“Ask any Canadian what “care” means and you will get rapid-fire answers that include words like kindness, love, concern, compassion and attentiveness. We know with inner certainty what it feels like to be cared for. But ask if these qualities come to mind when thinking about experiences in the health care system and you might get a blank stare or even a smirk”. - Vickie Cammack and Donna Thomson.
In a new article recently published online at Policy Options, Vickie and Donna share a provocative article on caring and the nature of caring in our health care system. This article is important to anyone that is interested in deepening community, and even though the article focuses on the nature of caring in our health care system, it is important for anyone who provides professional services to clients.
We have seen clear evidence that caring improves outcomes. When people feel safe and secure, listened to and treated as if they are human with emotional needs - rather than machines to be fixed - people and their families become participants in healing. Dr. Dean Ornish, in his book Love and Survival, provides evidence to suggest that when people are engaged in and take responsibility for their own health and know that people care about them that they heal faster and that their healthy state is sustained.
What causes professionals to care less? Or, is it better to ask: what causes people to be “professionals” over caring individuals?
A friend, after completing a master’s degree in social work shared with me, “the most important thing I learnt through my training was that I need to separate my own emotion from the care I give. This is important for my own safety and to keep me from burning out.” I responded with, “but how can you not bring your own caring into your actions? Is this not more work than allowing yourself to naturally care”? Her response was,” if I bring emotion into my actions I will take my work home with me and this is not sustainable.” I remember being dumbfounded by her response and kept wondering if she put so much energy into not caring would she not burn out more quickly then if she learnt her own self care?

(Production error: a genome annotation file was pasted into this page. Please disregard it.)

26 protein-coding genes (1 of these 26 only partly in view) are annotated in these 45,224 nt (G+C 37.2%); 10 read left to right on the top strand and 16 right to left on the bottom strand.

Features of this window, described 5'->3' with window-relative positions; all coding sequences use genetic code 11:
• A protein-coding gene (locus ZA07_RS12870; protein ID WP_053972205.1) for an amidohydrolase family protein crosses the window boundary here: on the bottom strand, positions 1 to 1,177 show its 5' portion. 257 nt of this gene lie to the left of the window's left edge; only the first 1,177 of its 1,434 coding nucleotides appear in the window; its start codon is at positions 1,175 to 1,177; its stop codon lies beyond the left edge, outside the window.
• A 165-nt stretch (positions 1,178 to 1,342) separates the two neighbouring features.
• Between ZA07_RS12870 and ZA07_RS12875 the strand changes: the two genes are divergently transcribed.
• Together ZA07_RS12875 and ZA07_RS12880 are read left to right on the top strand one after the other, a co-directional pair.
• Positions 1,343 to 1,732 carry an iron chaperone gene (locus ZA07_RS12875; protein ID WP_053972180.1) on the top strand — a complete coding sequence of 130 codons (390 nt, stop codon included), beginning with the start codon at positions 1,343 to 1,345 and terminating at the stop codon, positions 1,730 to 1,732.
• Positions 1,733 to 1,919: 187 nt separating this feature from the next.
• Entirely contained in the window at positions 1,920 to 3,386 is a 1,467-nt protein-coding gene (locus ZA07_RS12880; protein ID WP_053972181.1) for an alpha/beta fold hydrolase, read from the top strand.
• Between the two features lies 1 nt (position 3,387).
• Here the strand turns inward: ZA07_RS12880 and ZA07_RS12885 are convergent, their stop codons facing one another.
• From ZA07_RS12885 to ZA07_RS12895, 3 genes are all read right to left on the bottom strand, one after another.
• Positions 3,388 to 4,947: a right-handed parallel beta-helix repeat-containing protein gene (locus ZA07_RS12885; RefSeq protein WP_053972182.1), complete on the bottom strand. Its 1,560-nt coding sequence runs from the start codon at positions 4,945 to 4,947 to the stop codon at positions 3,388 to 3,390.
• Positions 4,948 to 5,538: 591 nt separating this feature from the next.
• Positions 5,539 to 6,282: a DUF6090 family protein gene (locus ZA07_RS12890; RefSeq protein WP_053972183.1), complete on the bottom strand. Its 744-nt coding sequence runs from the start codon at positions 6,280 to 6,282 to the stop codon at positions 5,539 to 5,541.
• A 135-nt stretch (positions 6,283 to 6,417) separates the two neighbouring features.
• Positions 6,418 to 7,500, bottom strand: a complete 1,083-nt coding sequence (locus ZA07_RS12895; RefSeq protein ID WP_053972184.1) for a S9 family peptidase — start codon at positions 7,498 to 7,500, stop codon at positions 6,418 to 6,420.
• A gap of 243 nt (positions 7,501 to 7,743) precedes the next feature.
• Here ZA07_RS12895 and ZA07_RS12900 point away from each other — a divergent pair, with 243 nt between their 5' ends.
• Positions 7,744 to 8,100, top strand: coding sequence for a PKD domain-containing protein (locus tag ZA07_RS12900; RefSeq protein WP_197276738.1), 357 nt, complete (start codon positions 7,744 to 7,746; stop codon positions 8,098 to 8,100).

We have so much to learn about the role of caring and community in our own wellbeing. I belong to an amazing clinic for people with heart disease. We attend to exercise and listen to lectures and to provide mutual support to one another. Every lecture ends with the words, “take care of yourself – because no one else will.” I have challenged our doctor about these words he shares, “your staff do care, you care and show this to us every time we interact, this caring is the reason most of us keep coming back”. In a recent lecture that I attended, he looked at me just as he was finishing his talk and said, “I normally end this lecture with a line about taking care of yourself – well I still want you to do this, but I have been reminded that to say, 'no one else will' is not helpful”.
This discussion about the role of caring in all of our professional relationships is long overdue.
Vickie and Donna, end their article with these words, “Caring can prevail in a system that treats patients as people instead of “health care consumers.” Doctors and other providers need to revolt against a system ruled by efficiencies, and so do patients and family caregivers. It’s time for change”.
Read Donna and Vickie’s full article at http://policyoptions.irpp.org/magazines/march-2018/must-prioritize-caring-health-care.
Donna Thomson will be speaking at Tamarack’s Vibrant Communities' ABCD Neighbours and Wellbeing conference. She advises governments and health researchers on policies relating to family caregiving, disability and aging. She is the author of The Four Walls of My Freedom: Lessons I've Learned From a Life of Caregiving (2014). She blogs regularly at the Caregivers' Living Room and for Caring Connections at Troy Media.
Vickie Cammack is a dear friend and long-term Tamarack supporter - she is a social innovator who has established many groundbreaking organizations dedicated to strengthening community and addressing isolation including Tyze Personal Networks, Planned Lifetime Advocacy Network, and the Family Support Institute of British Columbia. She is a member of the Order of Canada.